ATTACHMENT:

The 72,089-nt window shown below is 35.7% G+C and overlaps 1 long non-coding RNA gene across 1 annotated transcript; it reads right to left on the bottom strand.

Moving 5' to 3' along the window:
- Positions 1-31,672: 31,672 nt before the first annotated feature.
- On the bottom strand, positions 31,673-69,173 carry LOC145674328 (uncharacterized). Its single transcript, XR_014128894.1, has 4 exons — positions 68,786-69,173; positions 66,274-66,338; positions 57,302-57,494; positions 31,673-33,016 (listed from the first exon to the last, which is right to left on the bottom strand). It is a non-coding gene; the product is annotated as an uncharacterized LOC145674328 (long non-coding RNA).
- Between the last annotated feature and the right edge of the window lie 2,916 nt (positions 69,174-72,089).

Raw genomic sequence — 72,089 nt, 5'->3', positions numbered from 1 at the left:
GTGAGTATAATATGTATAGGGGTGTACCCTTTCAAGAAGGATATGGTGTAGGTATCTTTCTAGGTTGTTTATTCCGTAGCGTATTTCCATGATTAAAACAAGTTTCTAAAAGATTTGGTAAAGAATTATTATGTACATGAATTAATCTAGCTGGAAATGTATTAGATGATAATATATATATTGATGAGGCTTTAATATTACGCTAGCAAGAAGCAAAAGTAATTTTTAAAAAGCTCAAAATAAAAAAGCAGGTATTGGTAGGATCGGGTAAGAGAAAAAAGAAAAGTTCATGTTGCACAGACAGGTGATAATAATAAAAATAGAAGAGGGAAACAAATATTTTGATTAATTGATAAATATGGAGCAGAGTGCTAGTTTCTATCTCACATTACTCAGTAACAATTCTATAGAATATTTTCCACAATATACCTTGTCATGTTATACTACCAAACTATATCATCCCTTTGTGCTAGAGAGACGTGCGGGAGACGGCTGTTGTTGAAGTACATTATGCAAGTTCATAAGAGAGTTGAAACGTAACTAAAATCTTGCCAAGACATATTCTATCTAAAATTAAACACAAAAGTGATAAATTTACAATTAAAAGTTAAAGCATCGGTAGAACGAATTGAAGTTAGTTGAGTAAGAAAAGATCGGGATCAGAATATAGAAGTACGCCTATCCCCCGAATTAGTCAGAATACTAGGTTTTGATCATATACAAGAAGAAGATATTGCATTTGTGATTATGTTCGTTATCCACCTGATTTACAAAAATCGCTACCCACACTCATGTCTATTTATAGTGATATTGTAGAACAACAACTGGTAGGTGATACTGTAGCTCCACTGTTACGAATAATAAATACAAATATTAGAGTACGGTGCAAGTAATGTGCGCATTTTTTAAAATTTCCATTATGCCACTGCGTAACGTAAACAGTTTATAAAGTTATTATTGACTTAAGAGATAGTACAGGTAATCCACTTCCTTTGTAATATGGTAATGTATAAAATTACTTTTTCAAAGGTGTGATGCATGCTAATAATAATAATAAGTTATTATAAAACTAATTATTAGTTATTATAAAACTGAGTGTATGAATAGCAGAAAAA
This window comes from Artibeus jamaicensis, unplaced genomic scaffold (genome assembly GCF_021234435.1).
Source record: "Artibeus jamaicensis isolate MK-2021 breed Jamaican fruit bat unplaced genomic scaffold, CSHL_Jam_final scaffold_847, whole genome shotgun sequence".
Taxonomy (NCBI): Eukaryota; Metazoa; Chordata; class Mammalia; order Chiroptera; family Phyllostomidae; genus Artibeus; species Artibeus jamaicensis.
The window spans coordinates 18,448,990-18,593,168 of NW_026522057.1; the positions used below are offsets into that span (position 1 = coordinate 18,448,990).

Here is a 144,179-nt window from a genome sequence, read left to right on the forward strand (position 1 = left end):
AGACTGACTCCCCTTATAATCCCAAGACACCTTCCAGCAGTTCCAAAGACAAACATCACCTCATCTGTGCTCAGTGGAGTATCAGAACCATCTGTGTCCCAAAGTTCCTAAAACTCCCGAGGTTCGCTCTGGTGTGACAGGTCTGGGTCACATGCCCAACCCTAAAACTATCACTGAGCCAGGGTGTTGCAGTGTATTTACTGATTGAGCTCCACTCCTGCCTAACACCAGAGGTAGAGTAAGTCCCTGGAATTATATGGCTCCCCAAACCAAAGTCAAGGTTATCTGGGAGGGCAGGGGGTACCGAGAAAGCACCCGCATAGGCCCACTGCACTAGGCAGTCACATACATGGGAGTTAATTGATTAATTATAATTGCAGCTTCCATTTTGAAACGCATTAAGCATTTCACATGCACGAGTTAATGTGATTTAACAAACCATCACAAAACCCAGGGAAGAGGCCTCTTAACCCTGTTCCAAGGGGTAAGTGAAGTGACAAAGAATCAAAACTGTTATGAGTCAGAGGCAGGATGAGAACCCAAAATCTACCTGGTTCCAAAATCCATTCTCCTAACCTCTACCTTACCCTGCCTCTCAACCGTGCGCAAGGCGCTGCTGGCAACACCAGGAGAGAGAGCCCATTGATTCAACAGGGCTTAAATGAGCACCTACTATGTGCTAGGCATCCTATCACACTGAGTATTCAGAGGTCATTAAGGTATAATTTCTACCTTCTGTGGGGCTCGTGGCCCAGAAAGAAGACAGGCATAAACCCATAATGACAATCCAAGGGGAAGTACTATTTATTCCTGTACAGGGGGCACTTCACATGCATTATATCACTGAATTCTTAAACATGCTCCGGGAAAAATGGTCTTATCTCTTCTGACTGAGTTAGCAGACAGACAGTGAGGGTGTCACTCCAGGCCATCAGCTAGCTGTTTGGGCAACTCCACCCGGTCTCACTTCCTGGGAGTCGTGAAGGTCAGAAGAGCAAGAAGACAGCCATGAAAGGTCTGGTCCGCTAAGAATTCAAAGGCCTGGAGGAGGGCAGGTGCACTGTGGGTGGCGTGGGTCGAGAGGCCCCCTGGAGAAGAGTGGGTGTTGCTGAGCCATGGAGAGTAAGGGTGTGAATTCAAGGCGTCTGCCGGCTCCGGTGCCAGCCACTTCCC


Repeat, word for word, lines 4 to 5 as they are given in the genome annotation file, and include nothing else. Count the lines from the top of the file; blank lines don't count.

- On the bottom strand, positions 31,673-69,173 carry LOC145674328 (uncharacterized). Its single transcript, XR_014128894.1, has 4 exons — positions 68,786-69,173; positions 66,274-66,338; positions 57,302-57,494; positions 31,673-33,016 (listed from the first exon to the last, which is right to left on the bottom strand). It is a non-coding gene; the product is annotated as an uncharacterized LOC145674328 (long non-coding RNA).
- Between the last annotated feature and the right edge of the window lie 2,916 nt (positions 69,174-72,089).